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Vulnerable to fraud


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THE healthcare fraud in the US involving the British drug-maker GlaxoSmithKline places before Pakistan a worrying picture of its own pharmaceutical industry. While the Glaxo fraud vindicates the worldwide scepticism regarding the operating of profitable pharmaceutical businesses, in the Pakistani context the concern runs much deeper. As the culture of not questioning the quality and purpose of medicines persists here, Pakistanis are dangerously exposed and liable to submit to unscrupulous agents of the market who are at their most efficient in places where public awareness and resistance are low.

GSK pleaded guilty to misdemeanour in the biggest such case in US history and agreed on a settlement. It will have to cough up $3bn — $1bn in criminal fines and $2bn in civil fines. The agreement “would resolve allegations that the British drug-maker broke US laws in the marketing of several pharmaceuticals”. The company was further accused of failing to provide the concerned US department with safety data about a drug and of underpaying money owed to Medicaid, the healthcare programme for the poor. Compare this with Pakistan where pharmaceutical companies have few checks to contend with. In the US case, doctors were bribed with spa treatments and meals for endorsing illegal drugs. This type of unfortunate marketing can almost be described as the foundation stone of the strategy adopted by pharmaceuticals that operate in Pakistan. There is no accountability of doctors who may not always have a good medical reason for prescribing or promoting a certain drug. Against a developed American system that is on trial for its failure to effectively check malpractice, Pakistan is still struggling to create a beginner’s guide on hauling up drug-makers whose products are questionable. One has only to recall the tragic deaths of 130 heart patients who were administered defective medicine by the Punjab Institute of Cardiology only a few months ago to gauge how grave the situation is.

The fake drugs racket thrives in a set-up where raw material quotas for qualified manufacturers are not that easy to come by and drug-makers are loosely regulated. Unhealthy marketing practices are routine with the federal government and provinces still attempting to define jurisdiction and responsibilities. Theoretically, the enforcement of many of the drug laws has been devolved to the provinces. But practically, there is utter confusion, which, among other things, makes the proposed Drug Regulatory Agency a distant dream. Given the examples at home and abroad, it is necessary to sound the alarm bells. An evaluation of the way medicines are manufactured, marketed and distributed is urgently needed. But can that happen without more clarity on devolution?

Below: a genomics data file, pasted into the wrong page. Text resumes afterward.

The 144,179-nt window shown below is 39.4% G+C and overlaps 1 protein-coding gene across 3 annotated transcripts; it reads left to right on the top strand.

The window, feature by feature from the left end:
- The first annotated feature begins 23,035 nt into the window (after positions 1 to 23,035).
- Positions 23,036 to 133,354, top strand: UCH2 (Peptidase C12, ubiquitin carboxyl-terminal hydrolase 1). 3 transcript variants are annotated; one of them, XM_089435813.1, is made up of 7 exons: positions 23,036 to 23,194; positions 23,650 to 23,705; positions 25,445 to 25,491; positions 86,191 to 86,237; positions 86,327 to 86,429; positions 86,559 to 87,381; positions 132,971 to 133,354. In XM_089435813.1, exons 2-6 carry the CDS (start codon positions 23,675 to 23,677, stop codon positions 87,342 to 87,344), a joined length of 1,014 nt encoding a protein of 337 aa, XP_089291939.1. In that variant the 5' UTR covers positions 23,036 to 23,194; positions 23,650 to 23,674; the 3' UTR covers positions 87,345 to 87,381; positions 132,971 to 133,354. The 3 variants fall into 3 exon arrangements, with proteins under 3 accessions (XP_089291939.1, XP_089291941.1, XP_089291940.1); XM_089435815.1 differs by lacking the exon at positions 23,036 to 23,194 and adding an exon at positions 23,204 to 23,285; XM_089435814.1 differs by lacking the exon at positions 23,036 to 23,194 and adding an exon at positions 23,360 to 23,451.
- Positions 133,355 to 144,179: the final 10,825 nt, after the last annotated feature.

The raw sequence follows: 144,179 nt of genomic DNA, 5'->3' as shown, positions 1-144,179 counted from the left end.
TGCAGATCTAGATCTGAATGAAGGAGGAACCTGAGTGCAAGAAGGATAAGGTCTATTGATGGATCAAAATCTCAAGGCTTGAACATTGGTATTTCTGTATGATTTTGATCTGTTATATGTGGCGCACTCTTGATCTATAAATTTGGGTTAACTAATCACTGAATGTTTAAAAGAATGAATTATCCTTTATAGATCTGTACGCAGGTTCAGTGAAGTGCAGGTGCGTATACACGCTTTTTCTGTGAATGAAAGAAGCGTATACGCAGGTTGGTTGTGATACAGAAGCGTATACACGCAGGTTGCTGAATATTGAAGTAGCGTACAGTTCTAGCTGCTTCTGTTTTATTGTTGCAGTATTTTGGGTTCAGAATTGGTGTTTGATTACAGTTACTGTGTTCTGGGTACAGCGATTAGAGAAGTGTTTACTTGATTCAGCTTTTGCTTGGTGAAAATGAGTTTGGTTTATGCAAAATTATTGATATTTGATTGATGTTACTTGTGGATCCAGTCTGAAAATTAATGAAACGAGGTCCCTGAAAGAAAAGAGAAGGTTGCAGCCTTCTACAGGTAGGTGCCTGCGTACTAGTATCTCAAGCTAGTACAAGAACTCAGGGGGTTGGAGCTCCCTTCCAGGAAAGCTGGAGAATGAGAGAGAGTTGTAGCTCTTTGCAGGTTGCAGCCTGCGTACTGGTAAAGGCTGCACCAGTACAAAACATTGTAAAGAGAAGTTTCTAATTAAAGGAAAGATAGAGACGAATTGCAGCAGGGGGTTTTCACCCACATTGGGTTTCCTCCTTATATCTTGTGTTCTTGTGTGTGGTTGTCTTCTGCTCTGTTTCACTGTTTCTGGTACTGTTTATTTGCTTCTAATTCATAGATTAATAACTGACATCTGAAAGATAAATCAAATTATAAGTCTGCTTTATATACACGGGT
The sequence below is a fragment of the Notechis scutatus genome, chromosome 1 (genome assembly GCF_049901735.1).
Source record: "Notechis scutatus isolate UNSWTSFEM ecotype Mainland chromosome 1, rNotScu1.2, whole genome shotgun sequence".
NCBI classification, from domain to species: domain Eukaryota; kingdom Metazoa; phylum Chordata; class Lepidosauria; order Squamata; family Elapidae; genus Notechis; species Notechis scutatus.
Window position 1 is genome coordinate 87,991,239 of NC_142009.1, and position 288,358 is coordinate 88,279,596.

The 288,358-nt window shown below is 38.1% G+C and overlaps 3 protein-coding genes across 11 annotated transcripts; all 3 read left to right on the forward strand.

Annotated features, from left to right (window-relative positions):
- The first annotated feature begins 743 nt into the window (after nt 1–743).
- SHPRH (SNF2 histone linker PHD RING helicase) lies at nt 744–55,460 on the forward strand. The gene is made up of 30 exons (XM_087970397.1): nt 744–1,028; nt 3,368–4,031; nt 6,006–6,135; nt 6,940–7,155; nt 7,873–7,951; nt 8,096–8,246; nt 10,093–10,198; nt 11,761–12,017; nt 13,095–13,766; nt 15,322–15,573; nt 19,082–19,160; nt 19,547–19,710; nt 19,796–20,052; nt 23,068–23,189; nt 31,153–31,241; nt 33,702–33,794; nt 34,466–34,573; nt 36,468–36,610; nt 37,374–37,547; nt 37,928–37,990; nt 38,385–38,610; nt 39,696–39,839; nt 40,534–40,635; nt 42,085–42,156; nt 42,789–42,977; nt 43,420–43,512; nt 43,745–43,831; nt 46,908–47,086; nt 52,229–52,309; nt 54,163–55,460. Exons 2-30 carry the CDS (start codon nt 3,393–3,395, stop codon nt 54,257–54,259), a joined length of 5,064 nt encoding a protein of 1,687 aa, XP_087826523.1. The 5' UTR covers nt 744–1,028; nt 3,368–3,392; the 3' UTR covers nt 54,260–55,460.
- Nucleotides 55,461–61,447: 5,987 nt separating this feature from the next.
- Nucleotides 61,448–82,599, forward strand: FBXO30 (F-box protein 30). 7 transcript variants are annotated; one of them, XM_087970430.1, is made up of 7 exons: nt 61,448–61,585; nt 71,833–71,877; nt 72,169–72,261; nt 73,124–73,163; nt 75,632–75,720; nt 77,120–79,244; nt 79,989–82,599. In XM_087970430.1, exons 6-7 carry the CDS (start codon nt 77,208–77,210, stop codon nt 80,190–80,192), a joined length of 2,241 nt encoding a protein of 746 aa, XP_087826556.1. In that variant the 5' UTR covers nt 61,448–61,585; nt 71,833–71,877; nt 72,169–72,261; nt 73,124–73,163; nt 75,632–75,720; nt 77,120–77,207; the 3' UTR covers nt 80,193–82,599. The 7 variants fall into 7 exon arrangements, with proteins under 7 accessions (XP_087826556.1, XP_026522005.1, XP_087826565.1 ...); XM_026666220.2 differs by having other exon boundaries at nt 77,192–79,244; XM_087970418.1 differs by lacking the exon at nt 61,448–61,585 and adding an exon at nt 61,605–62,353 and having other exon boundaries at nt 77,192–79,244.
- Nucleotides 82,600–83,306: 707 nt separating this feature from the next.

Comments (5) Closed

Iftikhar Husain Jul 05, 2012 10:54am
Very good editorial now is the time for government put the house in order.
@PaxTolerans Jul 04, 2012 10:21am
If 130 deaths didn't materialize into any fines & convictions then I'm afraid nothing is going to, any time soon.
Haji Ashfaq Jul 04, 2012 08:39am
I appreciate the Editorial and hope someone high will take notice since a big scandal of allocation of drug quota is under investigation. Some three years ago, it was reported in DAWN that pharmaceutical companies had taken some 70 doctors to HONGKONG by a chartered flight and paid all expenses including lodging and boarding etc - to promote their medicines.
Maroof Alam Kashkoli Jul 04, 2012 12:44pm
the only regulated commodity in the land of the pure : honest and law abiding citizens. The best part of this editorial is the message: Public Awareness and Resistance. My experience: if you ask the doctors about a medicine they have prescribed, they get angry. Maybe press can play a very positive role here.
BilalKayani Jul 04, 2012 10:00am
Very good of Dawn to raise this subject again given the media has gone very quiet on this recentl after all the noise initially in the immediate aftermath of the Punjab Institute of Cardiology tragedy A better-regulated Pharmaceutical industry will be not only be good for the social welfare of the patients, who would not have to worry about whether the medicines they are purchasing/consuming are genuine or not, but will also be good for the commercial welfare, and future growth, of Pakistan's Pharma industry. Better regulations would facilitate shutting down of fraudulent/sub-standard Pharma producers, who are currently eating up the market-share that should belong to the well-run producers which are adhering to international standards. Also, whilst it is important to highlight the wrongs that need to be corrected in our Pharma industry, it is equally important to celebrate the rights. This is why I feel it is worth mentioning the joint-venture Ferozsons have with BAGO (from Argentina) for a biotech plant which was setup in Lahore a few years ago, and which put Pakistan on the map of a select few industrial countries which have the biotech pharmaceutical manufacturing capacity